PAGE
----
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An excerpt from

Dear Mr. Pop Star

Derek & Dave Philpott

Dear Fiddler's Dram,

Even allowing for inflation and given from our research that you appear to originate from Whitstable and the surrounding areas, I find it difficult to comprehend how you were able to achieve your day trip to Bangor (a ten and a half hour 620 mile round trip, no less) have lunch on the way, a bottle of cider, chocolate ice cream, eels, a cup of tea each, the hire of a boat and a trip to the fun fair incorporating a ride on the ferris wheel all for under a pound ‘you know’. Even allowing for 1979 prices, under the circumstances we will require a full break down of costs and disbursements including receipts before your folk claim can be taken seriously, in order that we may then replicate this remarkably economical excursion, then duly smugly boast about our own savings on Trip Advisor.



Dear Hazell Dean,

I found your song on the internet whilst looking for how to get to friends in Hazeldene, Chieveley.

In these celebrity and appearance-obsessed times it is admirable that you are searchin' (looking for love) for a man who needn't be handsome or have fortune or fame.

I fear however that you may be setting your sights a bit low, Ms Dean. You appear, rather than ''looking for someone to share your life" with' on nights out with friends or on tentative dates, to be ''seekin' '' a long term partner either on the train, or, more worringly, as reinforced by your disclosure that you ''want no disguises'', a Police I.D. Parade, as you ''move on down the line''.

It is suspected that your judgement may have been impaired by ''never sleepin''' and that there is no guarantee that a stranger on the Underground, or for that matter, from the Underworld is likely to be ''sweet and kind'.'

''Whatever You Do, Wherever You Go'', Ms. Dean, I implore you to be cautious in your quest and not to explore ''every place you can''.

Yours

Derek Philpott



Dear Mr Philpott

Think not of “Searchin’” as a light-hearted missive, extolling the virtues of promiscuity.

No! This work should be considered a seminal piece – a late 20th Century celebration of the seeking of love above all else.

“Searchin'

Looking for love

All the time I can.

Searchin'

Looking for love I've got to find a man.”

This is not a transient pop song, but should be compared as contemporary to the popularist lyrics of Byron, Browning, Rossetti and Wilde.

Were these great romantics ever concerned by the trivialities of sleep sir? I think not.

As the great Oscar Wilde himself wrote:

"You don't love someone for their looks, or their clothes, or for their fancy car, but because they sing a song only you can hear."

Additionally, aspersions cast on my predilection for members of the criminal fraternity are most unwelcome and unfounded,and I would therefore be grateful if you could leave me to my insomnia and romantic musings in peace.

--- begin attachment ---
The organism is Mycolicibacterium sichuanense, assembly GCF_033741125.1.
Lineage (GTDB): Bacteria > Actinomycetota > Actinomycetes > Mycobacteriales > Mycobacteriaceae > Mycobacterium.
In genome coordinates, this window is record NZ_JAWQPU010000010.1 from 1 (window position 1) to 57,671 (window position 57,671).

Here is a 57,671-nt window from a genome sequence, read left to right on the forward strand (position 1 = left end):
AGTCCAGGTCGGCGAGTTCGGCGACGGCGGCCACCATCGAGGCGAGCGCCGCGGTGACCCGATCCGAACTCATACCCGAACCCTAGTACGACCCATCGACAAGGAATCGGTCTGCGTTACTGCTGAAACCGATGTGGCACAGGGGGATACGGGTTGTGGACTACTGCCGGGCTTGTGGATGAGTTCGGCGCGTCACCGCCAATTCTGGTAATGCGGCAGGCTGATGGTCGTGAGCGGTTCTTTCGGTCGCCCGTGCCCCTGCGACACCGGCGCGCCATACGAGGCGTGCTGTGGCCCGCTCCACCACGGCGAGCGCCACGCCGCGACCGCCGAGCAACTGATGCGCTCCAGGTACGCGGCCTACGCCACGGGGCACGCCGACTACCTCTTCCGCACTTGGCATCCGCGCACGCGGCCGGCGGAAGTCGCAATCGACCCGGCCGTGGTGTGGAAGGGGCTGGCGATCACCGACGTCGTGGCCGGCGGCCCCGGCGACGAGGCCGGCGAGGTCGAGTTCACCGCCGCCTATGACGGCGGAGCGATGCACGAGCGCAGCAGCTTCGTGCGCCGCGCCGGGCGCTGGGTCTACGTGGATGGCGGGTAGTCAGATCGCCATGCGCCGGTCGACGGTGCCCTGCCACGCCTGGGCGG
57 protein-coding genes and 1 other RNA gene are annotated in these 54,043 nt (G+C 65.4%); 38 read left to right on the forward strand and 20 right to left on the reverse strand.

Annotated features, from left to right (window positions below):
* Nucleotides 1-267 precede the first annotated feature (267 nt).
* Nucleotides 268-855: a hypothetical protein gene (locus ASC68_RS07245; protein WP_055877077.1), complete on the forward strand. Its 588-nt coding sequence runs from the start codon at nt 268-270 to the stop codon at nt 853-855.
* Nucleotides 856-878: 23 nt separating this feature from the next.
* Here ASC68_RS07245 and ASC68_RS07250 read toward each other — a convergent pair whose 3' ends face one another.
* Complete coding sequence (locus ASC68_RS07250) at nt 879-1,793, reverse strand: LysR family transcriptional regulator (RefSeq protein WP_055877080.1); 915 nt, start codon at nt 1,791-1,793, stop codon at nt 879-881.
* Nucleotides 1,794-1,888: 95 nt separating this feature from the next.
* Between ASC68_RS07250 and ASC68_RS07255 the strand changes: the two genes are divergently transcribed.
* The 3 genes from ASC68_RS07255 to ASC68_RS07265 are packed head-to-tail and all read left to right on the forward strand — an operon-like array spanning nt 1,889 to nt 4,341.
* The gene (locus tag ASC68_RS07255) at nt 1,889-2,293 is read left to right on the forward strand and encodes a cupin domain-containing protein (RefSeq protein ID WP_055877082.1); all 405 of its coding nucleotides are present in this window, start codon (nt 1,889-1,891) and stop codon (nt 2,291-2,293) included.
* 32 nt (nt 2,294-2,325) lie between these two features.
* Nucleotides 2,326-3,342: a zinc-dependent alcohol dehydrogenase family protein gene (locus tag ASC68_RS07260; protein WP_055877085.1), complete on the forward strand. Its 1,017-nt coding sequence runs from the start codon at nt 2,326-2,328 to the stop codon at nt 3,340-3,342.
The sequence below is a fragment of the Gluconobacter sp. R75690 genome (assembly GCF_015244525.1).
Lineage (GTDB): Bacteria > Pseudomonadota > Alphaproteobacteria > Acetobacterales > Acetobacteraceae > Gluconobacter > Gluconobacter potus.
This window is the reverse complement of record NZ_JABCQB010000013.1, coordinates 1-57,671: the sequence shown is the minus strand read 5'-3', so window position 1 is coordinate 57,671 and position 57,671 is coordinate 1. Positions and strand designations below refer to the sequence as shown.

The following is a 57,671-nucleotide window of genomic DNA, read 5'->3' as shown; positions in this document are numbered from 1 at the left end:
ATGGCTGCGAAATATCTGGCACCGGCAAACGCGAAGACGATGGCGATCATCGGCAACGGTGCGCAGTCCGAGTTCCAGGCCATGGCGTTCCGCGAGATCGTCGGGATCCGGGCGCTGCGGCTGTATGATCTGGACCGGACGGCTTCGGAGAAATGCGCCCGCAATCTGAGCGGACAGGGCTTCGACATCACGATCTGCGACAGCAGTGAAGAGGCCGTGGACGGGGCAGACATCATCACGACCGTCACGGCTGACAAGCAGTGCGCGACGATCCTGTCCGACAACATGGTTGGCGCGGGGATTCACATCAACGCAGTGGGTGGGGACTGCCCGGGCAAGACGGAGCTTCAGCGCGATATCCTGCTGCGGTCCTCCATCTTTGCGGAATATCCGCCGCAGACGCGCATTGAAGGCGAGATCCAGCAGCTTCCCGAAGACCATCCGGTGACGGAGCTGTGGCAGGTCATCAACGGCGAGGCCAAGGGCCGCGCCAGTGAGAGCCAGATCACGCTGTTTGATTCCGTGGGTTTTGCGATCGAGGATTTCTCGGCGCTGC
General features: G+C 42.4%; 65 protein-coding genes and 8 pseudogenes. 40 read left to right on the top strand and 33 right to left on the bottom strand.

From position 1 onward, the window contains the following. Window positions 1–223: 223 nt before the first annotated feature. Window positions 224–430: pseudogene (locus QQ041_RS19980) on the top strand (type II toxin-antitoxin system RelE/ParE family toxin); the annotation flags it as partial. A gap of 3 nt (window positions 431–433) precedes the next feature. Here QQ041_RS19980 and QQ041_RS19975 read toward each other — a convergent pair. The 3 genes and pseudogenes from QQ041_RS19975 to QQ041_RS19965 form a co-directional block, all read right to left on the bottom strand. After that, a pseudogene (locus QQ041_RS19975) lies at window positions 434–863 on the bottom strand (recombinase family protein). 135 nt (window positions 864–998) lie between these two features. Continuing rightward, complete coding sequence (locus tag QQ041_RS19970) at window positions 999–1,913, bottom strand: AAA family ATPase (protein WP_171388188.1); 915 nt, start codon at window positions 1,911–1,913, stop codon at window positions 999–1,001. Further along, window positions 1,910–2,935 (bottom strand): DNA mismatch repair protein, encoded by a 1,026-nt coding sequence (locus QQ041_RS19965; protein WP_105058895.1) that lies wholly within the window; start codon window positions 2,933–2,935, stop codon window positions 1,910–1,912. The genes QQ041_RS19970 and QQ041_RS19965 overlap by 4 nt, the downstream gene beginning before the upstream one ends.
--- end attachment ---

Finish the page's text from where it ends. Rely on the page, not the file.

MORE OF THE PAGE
Further to this, over the past 35 years I have received 100’s of photographs of dull establishments bearing any vague semblance of my name, in its many variants. The highlights of which include a B&B in Blackpool, and cattery in Crewe and a hovel somewhere slightly South of Brighton.

Why people presume these will interest or even slightly amuse me, I do not know.

Would you enjoy receiving a steady and annually persistent selection of “Philpotts Avenue’s”, “Philpotts Crescents” and “The Philpott Home for the

Perpetually Ridiculous”? The novelty wears off very quickly I can assure you.

Quite frankly Mr Philpott the locating of your friends at Hazeldene, Chievely, is of absolutely no interest to me whatsoever.

Yours aggrievedly

Hazell Dean



Dear Mr. Floyd,

I was most intrigued to learn that when you were a child you had a fever, your hands felt just like two balloons, but now you've got that feeling once again
I was wondering if your hands also resembled brightly coloured rubber inflatables and if so do you do children's parties and if so are you available on the 27th August from 2-3

Dear Melanie

I am most impressed, if a little unnerved, to learn that you are aware that I dropped the immobilser to my Nissan Juke down a drain outside Sainsbury’s last week.

I do therefore have a brand new key but must sadly inform you that its only functions are to start the ignition, and to release the boot and petrol cap. I fear that it would be ineffectual when turned anticlockwise into a pair of shoes with wheels on, especially given that the only orifice available is likely to be the eyeholes which are most likely already to be filled with laces.

Upon this basis I feel that to get together and try them out, you see, would be futile.

Although I do not mind that you skated to my door at daylight I would appreciate it greatly if you would not encroach into the threshold. We have just had some parquet laid and would prefer it not to be tarnished by rubber skidmarks that we may retort ‘’Look what you’ve done to my floor, ma’’.


Yours
Derek Philpott

Dear Mr. Philpott,

You appear to think I have lace up boot skates. My skates go around the shoe or boot and you tighten them with the key. With that in mind it looks like I don't need your key after all. As far as your precious parquet floor is concerned, the wheels are metal - they wouldn't leave black skid marks, just little grooves, which could add character to stodgy parquet floors. I have been looking around a while, thought you had something for me. I guess I'll keep looking for someone with a brand NEW key.
Love,
Melanie

Dear Mr. Ant,
I think you will find that qualification for ‘’next year’s old age pension’’ is determined by an attained age of 67 for men and 65 for women, and is conditional upon 30 years of National Insurance contributions or credits. The ‘’way one looks’’does not come into play at all. If it did, Mr. E. Smith could arguably have claimed his in 1997.
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